Target, Neiman Marcus and now Home Depot have all joined the ranks of retailers that have been hacked. Such breaches expose customer data to cyber crooks whose audacity is matched only by their sophisticated hacking savvy. It is estimated that for most Americans, the odds are about 50:50 that their information has been compromised in retailer security breaches over the past six months. The flurry of news on this issue makes a few points clear.
- No system – retailers, banks or credit card companies – will ever be 100 percent secure
- Breaches like the recent attack on Home Depot are likely to occur again
- Ironically many serious breaches – like Home Depot’s – have involved “bricks and mortar” transactions and not e-commerce
What can you do as a consumer to protect yourself if you think your data may be compromised?
- First, pay very close attention to every statement you receive from credit cards, banks and retailers, and look for any charges you don’t recognize. Don’t overlook small (often ridiculously small) items of a dollar or less that are not yours. Cyber crooks often run a test charge, which is usually nominal, to see if they can access account data.
- Contact your bank and your credit card company – there are phone numbers on the back of your cards for you to use. Let the financial services companies know that you have shopped at a retailer that has reported a security breach. Credit card companies won’t hold you liable for fraudulent charges. Many already contact customers if they see unusual activity on an account (and, by the way, this means you should inform them if you are about to take your credit card on vacation, or you might find your card suddenly not working).
- Find out immediately what services the retailer provides for customers whose data might be compromised due to the breach, and sign up for any assistance they offer.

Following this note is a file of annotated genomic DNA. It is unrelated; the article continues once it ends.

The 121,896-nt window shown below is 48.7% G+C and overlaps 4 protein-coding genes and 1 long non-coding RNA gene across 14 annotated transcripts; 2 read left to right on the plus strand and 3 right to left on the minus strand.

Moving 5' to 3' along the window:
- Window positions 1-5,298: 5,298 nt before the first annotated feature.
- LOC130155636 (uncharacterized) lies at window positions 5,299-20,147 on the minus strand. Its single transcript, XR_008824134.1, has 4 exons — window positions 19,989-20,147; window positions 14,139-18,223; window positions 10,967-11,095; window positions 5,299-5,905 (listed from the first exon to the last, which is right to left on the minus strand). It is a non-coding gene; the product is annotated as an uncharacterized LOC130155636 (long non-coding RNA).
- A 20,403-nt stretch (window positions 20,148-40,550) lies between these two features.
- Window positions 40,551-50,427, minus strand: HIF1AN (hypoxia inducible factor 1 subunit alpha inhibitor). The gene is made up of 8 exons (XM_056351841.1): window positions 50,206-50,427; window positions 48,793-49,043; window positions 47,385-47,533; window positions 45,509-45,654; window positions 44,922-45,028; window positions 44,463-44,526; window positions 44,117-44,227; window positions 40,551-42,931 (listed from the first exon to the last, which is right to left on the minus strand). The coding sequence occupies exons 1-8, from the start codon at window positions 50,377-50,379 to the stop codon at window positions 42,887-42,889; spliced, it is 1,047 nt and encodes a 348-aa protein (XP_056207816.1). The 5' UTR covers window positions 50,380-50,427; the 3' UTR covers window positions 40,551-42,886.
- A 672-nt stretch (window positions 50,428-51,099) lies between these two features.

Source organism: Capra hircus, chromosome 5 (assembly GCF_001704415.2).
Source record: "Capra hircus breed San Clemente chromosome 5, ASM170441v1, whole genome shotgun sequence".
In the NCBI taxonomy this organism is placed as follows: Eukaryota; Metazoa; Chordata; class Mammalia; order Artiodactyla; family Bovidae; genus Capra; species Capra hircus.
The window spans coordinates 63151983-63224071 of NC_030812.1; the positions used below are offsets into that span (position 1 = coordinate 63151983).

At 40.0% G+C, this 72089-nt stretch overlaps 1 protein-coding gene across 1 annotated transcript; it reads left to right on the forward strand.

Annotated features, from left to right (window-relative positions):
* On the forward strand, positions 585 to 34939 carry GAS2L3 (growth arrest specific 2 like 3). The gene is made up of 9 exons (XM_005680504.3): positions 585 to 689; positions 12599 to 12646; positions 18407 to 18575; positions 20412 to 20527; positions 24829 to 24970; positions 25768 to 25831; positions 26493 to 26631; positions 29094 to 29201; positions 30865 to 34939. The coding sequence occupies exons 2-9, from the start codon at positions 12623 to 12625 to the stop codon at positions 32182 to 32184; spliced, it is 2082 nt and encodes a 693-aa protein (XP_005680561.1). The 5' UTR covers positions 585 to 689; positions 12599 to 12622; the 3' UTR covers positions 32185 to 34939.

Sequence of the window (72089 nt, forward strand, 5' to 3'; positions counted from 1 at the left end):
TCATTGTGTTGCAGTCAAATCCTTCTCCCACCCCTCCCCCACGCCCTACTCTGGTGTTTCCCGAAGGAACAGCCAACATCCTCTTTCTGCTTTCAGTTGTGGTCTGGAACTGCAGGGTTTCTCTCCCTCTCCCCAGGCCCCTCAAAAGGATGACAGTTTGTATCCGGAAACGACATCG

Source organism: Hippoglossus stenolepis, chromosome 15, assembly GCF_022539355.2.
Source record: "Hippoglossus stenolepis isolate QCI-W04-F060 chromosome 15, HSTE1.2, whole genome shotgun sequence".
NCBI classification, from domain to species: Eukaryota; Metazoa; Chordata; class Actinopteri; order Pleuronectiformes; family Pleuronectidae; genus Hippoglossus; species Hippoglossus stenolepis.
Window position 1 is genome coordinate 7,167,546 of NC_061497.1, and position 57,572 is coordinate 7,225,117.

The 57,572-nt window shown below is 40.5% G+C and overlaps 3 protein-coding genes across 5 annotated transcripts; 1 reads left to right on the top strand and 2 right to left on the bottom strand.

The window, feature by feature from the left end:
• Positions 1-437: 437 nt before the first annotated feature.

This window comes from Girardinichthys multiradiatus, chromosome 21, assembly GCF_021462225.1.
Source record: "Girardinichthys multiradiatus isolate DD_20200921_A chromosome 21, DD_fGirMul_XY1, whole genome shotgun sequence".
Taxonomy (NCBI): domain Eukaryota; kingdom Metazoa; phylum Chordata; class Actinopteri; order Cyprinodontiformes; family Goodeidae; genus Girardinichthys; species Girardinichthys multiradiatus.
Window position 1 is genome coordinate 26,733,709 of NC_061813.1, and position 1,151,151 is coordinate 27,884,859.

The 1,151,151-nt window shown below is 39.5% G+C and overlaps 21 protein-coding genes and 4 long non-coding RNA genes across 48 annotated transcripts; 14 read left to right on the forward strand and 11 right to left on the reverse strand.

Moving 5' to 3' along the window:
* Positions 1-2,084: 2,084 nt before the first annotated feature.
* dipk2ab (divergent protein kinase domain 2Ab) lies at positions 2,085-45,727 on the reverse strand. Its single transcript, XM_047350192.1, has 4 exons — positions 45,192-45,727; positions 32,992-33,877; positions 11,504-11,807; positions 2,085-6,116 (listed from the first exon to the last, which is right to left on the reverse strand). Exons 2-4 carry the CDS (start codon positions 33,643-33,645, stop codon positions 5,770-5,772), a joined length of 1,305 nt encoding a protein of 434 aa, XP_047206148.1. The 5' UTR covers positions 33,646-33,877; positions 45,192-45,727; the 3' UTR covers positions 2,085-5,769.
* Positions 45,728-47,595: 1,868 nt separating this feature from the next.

- Get your credit card(s) replaced and change all of your old PIN numbers. This will mean updating all companies where you are set up to pay your bills automatically. This is a time-consuming nuisance, but the price you might pay for not replacing your cards would give you a much bigger headache.
- Use a fraud monitoring service to protect yourself from residual damage from the initial breach and to provide extra security for future transactions. Your bank and credit card companies probably offer fraud monitoring services as a matter of course, but the paid services provide additional protection that usually include online fraud protection.
Savvy cyber crooks have a variety of entry points used to penetrate their targets’ internal and external networks – web servers, file servers, point-of-sale (POS) systems and, in some cases, through third-party contractors whose systems might not be as sophisticated as the larger companies they serve. Addressing the problem of security breaches is going to take a concerted effort by retailers and financial services; both have a lot to lose when customers fear for the safety and security of their personal data. Many companies and individuals would like to see the U.S. payment infrastructure upgraded more rapidly through the adoption of EMV security protocols (Europay, Mastercard and Visa), which would bring us into compliance with systems used in Europe and other parts of the world.